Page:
A rare case of intradural and extramedullary epidermoid cyst after repetitive epidural anesthesia: case report and review of the literature

Abstract

                <span> 
                  </span><h3>Background</h3> 
                  <p>Spinal epidermoid cysts are benign tumors, which are rarely seen as an intradural extramedullary spinal cord tumor in the conus medullaris region. Acquired spinal epidermoid cysts are mostly caused by iatrogenic procedures, such as lumbar puncture, and the majority of acquired spinal epidermoid cysts have been reported below the L1 level, because lumbar puncture is usually performed around the iliac crest. Here, we report an extremely rare case of an epidermoid cyst that occurred as an intradural and extramedullary spinal cord tumor attached to the conus medullaris after repetitive epidural anesthesia.</p> 

                <span> 
                  </span><h3>Case presentation</h3> 
                  <p>A 67-year-old female presented with a low back pain and left sciatica. Although the patient had experienced occasional mild low back pain for several years, her low back pain markedly worsened 2 months before her visit, as well as newly developed left sciatica resulting in intermittent claudication. She had a history of several abdominal surgeries. All abdominal procedures were performed under general anesthesia with epidural anesthesia in her thoracolumbar spine. Magnetic resonance imaging of her lumbar spine demonstrated an intradural extramedullary spinal cord tumor at the T12–L1 level. Because her symptoms deteriorated, the tumor excision was performed using microscopy. Histological examination of the specimens demonstrated that the cyst walls lined with stratified squamous keratinizing epithelium surrounded by the outer layer of collagenous tissue with the absence of skin adnexa. A diagnosis of epidermoid cysts was confirmed. Her MRI showed complete resection of the tumor, and there was no recurrence at 2-year follow-up.</p>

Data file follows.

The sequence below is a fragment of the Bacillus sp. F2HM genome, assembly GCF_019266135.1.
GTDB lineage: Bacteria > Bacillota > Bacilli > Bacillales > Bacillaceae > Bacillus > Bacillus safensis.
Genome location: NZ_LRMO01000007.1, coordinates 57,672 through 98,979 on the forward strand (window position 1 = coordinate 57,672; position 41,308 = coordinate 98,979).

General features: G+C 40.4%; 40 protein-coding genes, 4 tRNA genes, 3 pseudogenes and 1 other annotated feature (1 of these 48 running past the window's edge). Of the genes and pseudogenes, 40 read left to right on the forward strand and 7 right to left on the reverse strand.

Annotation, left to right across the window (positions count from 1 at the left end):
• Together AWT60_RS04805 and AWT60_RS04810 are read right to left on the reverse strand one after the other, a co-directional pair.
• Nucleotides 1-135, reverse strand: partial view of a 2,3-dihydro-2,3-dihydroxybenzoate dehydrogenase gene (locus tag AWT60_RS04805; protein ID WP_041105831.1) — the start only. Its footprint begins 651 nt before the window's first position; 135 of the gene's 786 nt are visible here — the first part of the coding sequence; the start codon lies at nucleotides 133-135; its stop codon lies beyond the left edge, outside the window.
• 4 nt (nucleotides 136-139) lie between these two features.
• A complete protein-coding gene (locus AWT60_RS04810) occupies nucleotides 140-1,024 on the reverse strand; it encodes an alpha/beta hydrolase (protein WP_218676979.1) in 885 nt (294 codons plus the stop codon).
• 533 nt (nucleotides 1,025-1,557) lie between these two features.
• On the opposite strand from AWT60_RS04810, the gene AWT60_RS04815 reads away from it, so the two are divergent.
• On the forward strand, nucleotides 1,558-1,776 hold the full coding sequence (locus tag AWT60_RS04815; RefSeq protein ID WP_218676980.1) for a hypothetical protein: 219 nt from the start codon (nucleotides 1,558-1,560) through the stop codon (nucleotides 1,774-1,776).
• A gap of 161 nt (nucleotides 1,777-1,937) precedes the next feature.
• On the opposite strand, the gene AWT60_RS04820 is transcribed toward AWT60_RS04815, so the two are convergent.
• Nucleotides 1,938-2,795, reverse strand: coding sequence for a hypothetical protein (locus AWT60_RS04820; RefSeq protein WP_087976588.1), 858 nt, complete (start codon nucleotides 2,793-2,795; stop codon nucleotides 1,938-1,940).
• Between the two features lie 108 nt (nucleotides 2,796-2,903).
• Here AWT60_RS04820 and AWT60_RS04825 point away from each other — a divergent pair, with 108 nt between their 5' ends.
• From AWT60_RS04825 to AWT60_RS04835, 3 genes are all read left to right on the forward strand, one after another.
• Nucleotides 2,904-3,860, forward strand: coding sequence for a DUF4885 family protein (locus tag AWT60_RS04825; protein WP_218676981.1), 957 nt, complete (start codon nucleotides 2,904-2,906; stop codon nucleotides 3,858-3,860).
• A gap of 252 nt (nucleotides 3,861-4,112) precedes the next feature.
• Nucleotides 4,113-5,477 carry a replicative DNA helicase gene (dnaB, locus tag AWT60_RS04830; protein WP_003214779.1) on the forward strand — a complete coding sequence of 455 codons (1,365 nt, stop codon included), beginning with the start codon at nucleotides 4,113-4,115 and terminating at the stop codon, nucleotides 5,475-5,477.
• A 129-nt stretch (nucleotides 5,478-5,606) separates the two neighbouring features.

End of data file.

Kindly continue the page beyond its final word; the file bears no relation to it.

<span> 
                  </span><h3>Conclusions</h3> 
                  <p>In this case report, epidermoid cells might be contaminated into the spinal canal during repetitive epidural anesthesia. The patient was successfully treated by complete resection, and there was no recurrence at 2-year follow-up with a good clinical outcome. However, long-term follow-up is required for a potential risk of tumor recurrence.</p> 
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